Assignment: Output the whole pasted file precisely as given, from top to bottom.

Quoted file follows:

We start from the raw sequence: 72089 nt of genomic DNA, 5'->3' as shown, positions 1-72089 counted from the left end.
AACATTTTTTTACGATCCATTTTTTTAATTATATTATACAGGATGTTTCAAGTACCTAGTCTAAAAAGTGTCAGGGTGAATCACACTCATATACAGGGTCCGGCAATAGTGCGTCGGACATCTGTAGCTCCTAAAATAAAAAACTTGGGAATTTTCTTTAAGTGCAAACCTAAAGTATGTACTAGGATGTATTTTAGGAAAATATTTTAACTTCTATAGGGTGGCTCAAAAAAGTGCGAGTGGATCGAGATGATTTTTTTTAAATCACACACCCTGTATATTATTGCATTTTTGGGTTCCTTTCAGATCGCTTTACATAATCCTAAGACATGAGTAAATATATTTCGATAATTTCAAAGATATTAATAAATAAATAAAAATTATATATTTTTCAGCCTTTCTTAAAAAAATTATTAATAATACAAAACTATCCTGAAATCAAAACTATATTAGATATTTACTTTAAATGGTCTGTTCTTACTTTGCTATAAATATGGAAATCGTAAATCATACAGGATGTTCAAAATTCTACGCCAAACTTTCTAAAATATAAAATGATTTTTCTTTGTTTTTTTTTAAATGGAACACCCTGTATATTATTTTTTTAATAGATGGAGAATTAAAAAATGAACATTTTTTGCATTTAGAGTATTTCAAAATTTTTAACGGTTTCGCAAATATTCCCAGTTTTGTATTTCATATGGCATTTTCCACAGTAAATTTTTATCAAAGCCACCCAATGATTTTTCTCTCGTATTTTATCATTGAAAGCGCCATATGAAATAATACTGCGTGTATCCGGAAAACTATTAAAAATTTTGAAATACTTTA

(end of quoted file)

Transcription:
We start from the raw sequence: 72089 nt of genomic DNA, 5'->3' as shown, positions 1-72089 counted from the left end.
AACATTTTTTTACGATCCATTTTTTTAATTATATTATACAGGATGTTTCAAGTACCTAGTCTAAAAAGTGTCAGGGTGAATCACACTCATATACAGGGTCCGGCAATAGTGCGTCGGACATCTGTAGCTCCTAAAATAAAAAACTTGGGAATTTTCTTTAAGTGCAAACCTAAAGTATGTACTAGGATGTATTTTAGGAAAATATTTTAACTTCTATAGGGTGGCTCAAAAAAGTGCGAGTGGATCGAGATGATTTTTTTTAAATCACACACCCTGTATATTATTGCATTTTTGGGTTCCTTTCAGATCGCTTTACATAATCCTAAGACATGAGTAAATATATTTCGATAATTTCAAAGATATTAATAAATAAATAAAAATTATATATTTTTCAGCCTTTCTTAAAAAAATTATTAATAATACAAAACTATCCTGAAATCAAAACTATATTAGATATTTACTTTAAATGGTCTGTTCTTACTTTGCTATAAATATGGAAATCGTAAATCATACAGGATGTTCAAAATTCTACGCCAAACTTTCTAAAATATAAAATGATTTTTCTTTGTTTTTTTTTAAATGGAACACCCTGTATATTATTTTTTTAATAGATGGAGAATTAAAAAATGAACATTTTTTGCATTTAGAGTATTTCAAAATTTTTAACGGTTTCGCAAATATTCCCAGTTTTGTATTTCATATGGCATTTTCCACAGTAAATTTTTATCAAAGCCACCCAATGATTTTTCTCTCGTATTTTATCATTGAAAGCGCCATATGAAATAATACTGCGTGTATCCGGAAAACTATTAAAAATTTTGAAATACTTTA